|Limitations of Current Gram-Negative Therapies
Traditionally, Gram-negative infections have been treated with antibiotics, particularly beta-lactams, including penicillins, cephalosporins and carbapenems, and quinolones, including flouroquinolones. However, the effectiveness of existing antibiotics has been declining due to increasingly prevalent drug resistance. Bacteria develop resistance to drugs through genetic mutations or by acquiring genes from other bacteria that have become resistant. For example, in a recent survey of resistance rates of Gram-negative bacteria to current therapies in the United States, the resistance of E. coli to fluoroquinolones has been dramatically increasing. For example, resistance of E. coli to ciprofloxacin increased from 4% in 1999 to 30% in 2008 and resistance of E. coli to levofloxacin increased from 10% in 2003 to 30% in 2008. Over the same period, resistance of another Gram-negative bacteria, Klebsiella pneumoniae, to third generation
cephalosporins, such as ceftriaxone and ceftazidime, increased from virtually no resistance to 15%. The same survey also showed that by 2008, 17%-19% of Pseudomonas aeruginosa were resistant to fluoroquinolones, 10%-70% were resistant to third generation cephalosporins and 7%-15% were resistant to carbapenems, such as meropenem and imipenem. Therefore, there is an ongoing need for novel antibiotics to combat the widespread proliferation of antibiotic resistance, particularly for Gram-negative bacteria. Additionally, currently marketed products have side effect profiles that can include nausea, diarrhea, vomiting, rash, insomnia, and potential liver toxicity. Also, currently approved antibiotics specifically targeting infections caused by Gram-negative bacteria are only available in either IV or oral formulations, but not both, so patients cannot continue on the same antibiotic therapy they received in the hospital once they are discharged.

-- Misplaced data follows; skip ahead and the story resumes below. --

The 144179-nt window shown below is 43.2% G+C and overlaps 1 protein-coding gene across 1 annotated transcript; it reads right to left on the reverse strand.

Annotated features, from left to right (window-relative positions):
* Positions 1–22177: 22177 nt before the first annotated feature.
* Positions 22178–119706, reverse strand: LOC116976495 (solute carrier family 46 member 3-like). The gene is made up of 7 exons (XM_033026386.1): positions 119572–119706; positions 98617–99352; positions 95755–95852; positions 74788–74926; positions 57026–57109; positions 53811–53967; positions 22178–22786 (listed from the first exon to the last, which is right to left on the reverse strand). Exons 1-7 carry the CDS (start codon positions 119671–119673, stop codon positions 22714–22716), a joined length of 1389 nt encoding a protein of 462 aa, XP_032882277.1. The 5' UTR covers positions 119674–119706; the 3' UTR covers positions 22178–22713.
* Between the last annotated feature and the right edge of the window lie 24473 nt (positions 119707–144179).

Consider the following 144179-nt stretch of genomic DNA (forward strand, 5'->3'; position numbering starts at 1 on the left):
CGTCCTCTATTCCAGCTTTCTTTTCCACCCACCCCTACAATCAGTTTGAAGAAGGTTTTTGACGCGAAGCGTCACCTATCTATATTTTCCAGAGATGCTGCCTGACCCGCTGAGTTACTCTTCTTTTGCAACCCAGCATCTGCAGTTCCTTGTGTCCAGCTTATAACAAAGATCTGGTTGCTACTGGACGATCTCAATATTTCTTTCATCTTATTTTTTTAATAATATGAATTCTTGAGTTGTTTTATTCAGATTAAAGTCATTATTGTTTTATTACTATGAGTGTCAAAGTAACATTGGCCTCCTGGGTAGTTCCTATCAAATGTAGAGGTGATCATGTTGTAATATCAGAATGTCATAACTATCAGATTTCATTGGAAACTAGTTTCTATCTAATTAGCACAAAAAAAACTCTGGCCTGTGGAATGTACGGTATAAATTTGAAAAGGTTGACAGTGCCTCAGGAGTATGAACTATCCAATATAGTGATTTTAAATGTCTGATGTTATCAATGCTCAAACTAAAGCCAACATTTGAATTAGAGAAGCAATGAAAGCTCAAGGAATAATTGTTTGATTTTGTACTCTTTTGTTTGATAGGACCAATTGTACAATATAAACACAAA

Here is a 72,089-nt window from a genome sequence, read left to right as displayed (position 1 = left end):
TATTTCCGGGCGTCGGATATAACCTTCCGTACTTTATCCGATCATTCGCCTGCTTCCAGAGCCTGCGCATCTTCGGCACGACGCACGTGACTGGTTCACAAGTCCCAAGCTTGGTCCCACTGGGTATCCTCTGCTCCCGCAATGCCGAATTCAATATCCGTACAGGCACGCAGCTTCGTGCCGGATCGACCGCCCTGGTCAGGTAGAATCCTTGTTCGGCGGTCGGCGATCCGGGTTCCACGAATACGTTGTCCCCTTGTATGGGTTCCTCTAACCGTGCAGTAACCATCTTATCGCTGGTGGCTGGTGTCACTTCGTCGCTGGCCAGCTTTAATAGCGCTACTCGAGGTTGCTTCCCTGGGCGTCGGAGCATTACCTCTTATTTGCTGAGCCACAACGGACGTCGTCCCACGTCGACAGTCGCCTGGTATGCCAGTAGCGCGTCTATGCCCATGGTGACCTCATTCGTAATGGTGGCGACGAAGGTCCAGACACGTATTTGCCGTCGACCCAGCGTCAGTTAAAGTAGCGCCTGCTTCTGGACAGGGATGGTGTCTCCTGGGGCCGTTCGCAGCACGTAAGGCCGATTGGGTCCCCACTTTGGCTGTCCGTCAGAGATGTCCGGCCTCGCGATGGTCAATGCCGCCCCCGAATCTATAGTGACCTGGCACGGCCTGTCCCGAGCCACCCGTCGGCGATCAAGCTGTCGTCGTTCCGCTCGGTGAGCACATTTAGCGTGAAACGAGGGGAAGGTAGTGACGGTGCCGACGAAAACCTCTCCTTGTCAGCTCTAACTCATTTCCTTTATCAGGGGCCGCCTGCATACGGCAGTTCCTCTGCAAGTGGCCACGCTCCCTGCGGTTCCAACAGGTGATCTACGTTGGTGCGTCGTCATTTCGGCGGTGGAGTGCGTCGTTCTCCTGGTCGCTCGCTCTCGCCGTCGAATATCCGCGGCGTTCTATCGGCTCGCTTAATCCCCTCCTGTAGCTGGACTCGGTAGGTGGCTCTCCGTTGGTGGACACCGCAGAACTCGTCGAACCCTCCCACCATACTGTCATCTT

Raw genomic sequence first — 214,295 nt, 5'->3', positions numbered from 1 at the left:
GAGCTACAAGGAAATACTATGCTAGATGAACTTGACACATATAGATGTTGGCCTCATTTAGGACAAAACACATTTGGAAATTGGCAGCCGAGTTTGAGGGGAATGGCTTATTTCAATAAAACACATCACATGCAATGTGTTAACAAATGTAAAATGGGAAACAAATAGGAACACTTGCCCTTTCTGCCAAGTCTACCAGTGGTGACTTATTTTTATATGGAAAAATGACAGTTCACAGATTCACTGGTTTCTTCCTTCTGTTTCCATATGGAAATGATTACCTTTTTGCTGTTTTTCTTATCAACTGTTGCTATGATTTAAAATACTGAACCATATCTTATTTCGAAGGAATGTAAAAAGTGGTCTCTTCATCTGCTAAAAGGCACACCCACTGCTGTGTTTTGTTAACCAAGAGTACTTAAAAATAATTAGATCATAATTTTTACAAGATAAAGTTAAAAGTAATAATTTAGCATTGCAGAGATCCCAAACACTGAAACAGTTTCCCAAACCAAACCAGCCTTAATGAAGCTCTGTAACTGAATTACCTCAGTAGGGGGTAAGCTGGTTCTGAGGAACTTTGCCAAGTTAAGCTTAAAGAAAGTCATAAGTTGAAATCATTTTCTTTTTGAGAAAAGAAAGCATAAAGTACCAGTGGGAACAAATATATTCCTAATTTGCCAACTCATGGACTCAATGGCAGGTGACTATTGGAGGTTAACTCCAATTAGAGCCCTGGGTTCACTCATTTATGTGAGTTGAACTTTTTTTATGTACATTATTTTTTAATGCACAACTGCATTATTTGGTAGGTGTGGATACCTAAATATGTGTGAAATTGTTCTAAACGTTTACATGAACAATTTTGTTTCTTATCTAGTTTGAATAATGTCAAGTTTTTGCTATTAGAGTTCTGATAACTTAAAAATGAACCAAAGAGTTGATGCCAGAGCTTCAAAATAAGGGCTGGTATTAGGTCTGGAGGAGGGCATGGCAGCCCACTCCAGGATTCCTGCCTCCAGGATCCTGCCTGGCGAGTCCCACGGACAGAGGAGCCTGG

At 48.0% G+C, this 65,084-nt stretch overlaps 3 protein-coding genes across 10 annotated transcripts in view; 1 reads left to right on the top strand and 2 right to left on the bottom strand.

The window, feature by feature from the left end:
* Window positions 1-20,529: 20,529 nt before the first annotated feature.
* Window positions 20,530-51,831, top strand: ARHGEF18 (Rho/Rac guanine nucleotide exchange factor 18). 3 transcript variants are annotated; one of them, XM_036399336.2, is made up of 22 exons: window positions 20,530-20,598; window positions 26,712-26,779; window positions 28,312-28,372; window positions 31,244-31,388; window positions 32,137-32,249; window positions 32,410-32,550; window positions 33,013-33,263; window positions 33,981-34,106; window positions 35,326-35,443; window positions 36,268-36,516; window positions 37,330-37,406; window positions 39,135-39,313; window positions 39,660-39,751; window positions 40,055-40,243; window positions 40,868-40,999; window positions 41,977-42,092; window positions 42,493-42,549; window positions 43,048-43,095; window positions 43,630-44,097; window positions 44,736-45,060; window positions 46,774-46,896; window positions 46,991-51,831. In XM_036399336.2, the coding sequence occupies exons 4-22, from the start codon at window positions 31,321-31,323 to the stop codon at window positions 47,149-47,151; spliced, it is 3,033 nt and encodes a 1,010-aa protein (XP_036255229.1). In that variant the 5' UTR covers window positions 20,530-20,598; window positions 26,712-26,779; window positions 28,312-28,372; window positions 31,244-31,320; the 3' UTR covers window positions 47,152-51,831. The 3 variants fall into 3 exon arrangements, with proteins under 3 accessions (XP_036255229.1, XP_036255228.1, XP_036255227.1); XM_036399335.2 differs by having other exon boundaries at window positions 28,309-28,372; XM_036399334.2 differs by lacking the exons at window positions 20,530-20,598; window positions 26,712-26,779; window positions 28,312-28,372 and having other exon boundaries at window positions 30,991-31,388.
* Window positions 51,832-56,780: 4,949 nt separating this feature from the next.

In November 2009, we initiated a Phase 1 dose-escalating clinical study for AN3365, to
evaluate the safety, tolerability and pharmacokinetics of AN3365 in healthy volunteers. The
randomized, double-blind, placebo-controlled, dose-escalation study enrolled 72 subjects.
Participants in this study received AN3365 in single or multiple doses for treatment durations
of up to 14 days and included doses that achieve blood levels that are approximately four times
the expected efficacious blood levels based on our preclinical studies. In June 2010, we reported
Phase 1 results showing that AN3365 appeared to be safe and well- tolerated.
Following the completion of the Phase 1 trial, GSK exercised its option to obtain an exclusive
license to develop and commercialize AN3365 and assumed responsibility for further
development of the product candidate and any resulting commercialization.
In June 2011, GSK initiated two separate Phase 2b trials of AN3365 in complicated urinary
tract infections (cUTI) and complicated intra-abdominal infections (cIAI).
In February 2012, GSK halted the clinical trials of GSK ‘052 due to the identification of
microbiological findings of resistance in a small number of patients in the Phase 2b trial for
the treatment of cUTIs. From February through October 2012, GSK conducted additional pre-
clinical research and, after assessing various options, elected to discontinue further development
of GSK ‘052 and return all rights to GSK ‘052 to Anacor. Future development plans are currently under review.